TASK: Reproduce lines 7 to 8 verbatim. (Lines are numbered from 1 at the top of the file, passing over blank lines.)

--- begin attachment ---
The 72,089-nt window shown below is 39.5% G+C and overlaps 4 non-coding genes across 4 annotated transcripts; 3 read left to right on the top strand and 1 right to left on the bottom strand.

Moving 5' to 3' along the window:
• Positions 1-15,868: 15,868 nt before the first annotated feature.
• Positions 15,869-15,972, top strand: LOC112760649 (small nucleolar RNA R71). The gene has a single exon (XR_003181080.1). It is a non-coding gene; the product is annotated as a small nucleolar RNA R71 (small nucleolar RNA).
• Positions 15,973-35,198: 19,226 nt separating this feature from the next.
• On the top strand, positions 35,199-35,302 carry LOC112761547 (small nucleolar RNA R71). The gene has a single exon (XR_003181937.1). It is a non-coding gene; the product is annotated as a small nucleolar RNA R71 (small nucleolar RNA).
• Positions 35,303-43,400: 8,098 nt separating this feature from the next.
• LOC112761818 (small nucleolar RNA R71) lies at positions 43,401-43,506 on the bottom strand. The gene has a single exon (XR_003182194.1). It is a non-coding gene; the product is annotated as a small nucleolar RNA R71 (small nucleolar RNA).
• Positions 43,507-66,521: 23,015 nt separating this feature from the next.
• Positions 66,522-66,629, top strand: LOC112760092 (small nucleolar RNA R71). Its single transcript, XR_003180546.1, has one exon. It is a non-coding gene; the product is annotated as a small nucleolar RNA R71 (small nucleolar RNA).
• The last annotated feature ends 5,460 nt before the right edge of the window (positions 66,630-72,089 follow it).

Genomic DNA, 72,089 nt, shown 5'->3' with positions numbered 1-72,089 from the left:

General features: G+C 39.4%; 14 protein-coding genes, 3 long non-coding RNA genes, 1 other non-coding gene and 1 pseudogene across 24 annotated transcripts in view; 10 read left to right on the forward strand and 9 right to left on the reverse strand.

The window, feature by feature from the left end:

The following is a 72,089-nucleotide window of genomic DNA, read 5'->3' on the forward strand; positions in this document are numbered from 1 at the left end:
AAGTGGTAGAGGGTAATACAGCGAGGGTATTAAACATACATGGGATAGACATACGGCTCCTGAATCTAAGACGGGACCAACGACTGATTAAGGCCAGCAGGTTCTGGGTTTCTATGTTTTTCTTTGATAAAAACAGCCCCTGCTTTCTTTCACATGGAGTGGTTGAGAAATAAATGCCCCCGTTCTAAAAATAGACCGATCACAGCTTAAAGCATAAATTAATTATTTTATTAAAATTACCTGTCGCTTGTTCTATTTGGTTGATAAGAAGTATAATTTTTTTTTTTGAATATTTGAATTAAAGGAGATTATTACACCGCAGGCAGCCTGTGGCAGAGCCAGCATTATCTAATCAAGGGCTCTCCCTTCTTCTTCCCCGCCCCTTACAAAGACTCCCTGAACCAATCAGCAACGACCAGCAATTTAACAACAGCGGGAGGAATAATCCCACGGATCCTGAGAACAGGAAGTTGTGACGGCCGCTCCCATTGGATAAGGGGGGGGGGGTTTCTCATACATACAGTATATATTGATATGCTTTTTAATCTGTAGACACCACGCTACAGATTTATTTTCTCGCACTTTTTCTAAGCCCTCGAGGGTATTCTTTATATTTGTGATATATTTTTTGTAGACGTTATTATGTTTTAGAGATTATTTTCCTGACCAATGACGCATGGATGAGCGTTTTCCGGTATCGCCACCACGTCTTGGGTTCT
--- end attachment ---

• Positions 35,303-43,400: 8,098 nt separating this feature from the next.
• LOC112761818 (small nucleolar RNA R71) lies at positions 43,401-43,506 on the bottom strand. The gene has a single exon (XR_003182194.1). It is a non-coding gene; the product is annotated as a small nucleolar RNA R71 (small nucleolar RNA).